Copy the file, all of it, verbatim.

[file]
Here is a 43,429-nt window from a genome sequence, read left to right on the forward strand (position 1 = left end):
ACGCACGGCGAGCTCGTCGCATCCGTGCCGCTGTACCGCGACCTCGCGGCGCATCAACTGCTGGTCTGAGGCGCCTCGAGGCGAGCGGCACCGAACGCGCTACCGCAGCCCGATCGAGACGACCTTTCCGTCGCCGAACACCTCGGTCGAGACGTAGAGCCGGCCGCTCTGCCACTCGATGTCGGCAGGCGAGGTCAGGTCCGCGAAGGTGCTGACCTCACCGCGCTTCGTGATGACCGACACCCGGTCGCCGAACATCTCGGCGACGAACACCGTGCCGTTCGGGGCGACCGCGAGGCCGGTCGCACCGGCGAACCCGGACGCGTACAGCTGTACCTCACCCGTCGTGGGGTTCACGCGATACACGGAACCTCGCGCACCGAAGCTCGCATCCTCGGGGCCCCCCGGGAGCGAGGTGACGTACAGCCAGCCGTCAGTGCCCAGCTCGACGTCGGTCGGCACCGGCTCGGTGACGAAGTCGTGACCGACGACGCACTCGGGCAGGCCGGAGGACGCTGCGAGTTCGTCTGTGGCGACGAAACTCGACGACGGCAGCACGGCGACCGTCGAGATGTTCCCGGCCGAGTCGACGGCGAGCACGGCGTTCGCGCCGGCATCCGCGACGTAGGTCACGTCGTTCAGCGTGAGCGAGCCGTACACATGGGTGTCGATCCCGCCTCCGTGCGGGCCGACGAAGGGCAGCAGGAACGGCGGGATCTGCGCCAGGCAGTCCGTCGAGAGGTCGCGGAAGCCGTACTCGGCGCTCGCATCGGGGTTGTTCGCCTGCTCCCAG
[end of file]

Here is a 43,429-nt window from a genome sequence, read left to right on the forward strand (position 1 = left end):
ACGCACGGCGAGCTCGTCGCATCCGTGCCGCTGTACCGCGACCTCGCGGCGCATCAACTGCTGGTCTGAGGCGCCTCGAGGCGAGCGGCACCGAACGCGCTACCGCAGCCCGATCGAGACGACCTTTCCGTCGCCGAACACCTCGGTCGAGACGTAGAGCCGGCCGCTCTGCCACTCGATGTCGGCAGGCGAGGTCAGGTCCGCGAAGGTGCTGACCTCACCGCGCTTCGTGATGACCGACACCCGGTCGCCGAACATCTCGGCGACGAACACCGTGCCGTTCGGGGCGACCGCGAGGCCGGTCGCACCGGCGAACCCGGACGCGTACAGCTGTACCTCACCCGTCGTGGGGTTCACGCGATACACGGAACCTCGCGCACCGAAGCTCGCATCCTCGGGGCCCCCCGGGAGCGAGGTGACGTACAGCCAGCCGTCAGTGCCCAGCTCGACGTCGGTCGGCACCGGCTCGGTGACGAAGTCGTGACCGACGACGCACTCGGGCAGGCCGGAGGACGCTGCGAGTTCGTCTGTGGCGACGAAACTCGACGACGGCAGCACGGCGACCGTCGAGATGTTCCCGGCCGAGTCGACGGCGAGCACGGCGTTCGCGCCGGCATCCGCGACGTAGGTCACGTCGTTCAGCGTGAGCGAGCCGTACACATGGGTGTCGATCCCGCCTCCGTGCGGGCCGACGAAGGGCAGCAGGAACGGCGGGATCTGCGCCAGGCAGTCCGTCGAGAGGTCGCGGAAGCCGTACTCGGCGCTCGCATCGGGGTTGTTCGCCTGCTCCCAG